That “normal” kid (also a high school basketball star) would not be long for that world, though, let alone for the days of going by Ron Crosby. After skipping out of a very short-lived stint in the National Guard, he adopted the name “Jerry Ferris” (off of another man’s draft card that he’d used as a fake ID in his teens), discovered Jack Kerouac and Woody Guthrie and hit the road with no particular place to go but anywhere his whim blowed. Which is how he came to land in New Orleans sometime in 1963, at which point he elevated his game from street-singing hobo to couch-hopping coffeehouse folk troubadour, traded his uke in for an acoustic guitar, and dumped “Jerry Ferris” for “Jerry Jeff Walker” (Jeff just because, Walker after the blues piano player Kirby Walker). New Orleans was also where he recorded his earliest demos. And yes, those very tapes tapes are now part of the Wittliff’s Walker collection, too — though they didn’t come with the rest of the haul from Jerry Jeff’s own archives. Saldana actually hunted those down himself, along with the 35-mm negatives from Walker’s first attempt at a photo shoot.

The machine Jerry Jeff Walker's New Orleans friend Jay Edwards used to make his first-ever recordings back in 1964 and 1965. (Photo by Richard Skanse)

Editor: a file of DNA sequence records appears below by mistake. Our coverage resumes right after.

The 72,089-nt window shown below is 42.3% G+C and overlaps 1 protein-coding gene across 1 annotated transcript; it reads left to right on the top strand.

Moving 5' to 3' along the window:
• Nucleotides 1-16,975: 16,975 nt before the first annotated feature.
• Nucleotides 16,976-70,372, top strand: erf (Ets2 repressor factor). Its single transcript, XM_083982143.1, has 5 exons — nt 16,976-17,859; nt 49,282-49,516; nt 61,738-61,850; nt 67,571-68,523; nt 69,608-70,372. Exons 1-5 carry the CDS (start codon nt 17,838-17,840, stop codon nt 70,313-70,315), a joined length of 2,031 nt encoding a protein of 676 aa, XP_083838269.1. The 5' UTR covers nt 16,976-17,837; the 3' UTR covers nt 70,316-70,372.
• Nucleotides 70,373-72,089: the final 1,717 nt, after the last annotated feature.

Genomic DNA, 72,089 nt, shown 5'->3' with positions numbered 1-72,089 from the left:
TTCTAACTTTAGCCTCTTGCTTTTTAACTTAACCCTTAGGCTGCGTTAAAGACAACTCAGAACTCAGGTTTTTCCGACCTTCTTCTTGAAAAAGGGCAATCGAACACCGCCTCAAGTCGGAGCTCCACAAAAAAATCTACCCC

The machine Jerry Jeff Walker’s New Orleans friend Jay Edwards used to make his first-ever recordings back in 1964 and 1965. (Photo by Richard Skanse)

“To me, this is the part that I’m most excited about,” Saldana says proudly, standing before a display dominated by an accordion-sized portable tape machine and five shots of a 23-year-old Walker posing — like legions of earnest folk troubadours and rock bands to come later — in the middle of a railroad track. “That’s Jerry Jeff Walker in 1965, right around the time that he was inspired to write ‘Mr. Bojangles.’ And the new recordings that we recently acquired, some of them were actually recorded on that machine. I tracked all of that stuff down from this couple, Jay and Anne Edwards, who befriended Jerry Jeff in 1963 when he first started drifting in and out of the French Quarter. They ended up working on a songbook for him, which is why they made those recordings, and then it was Anne took the photos of him.”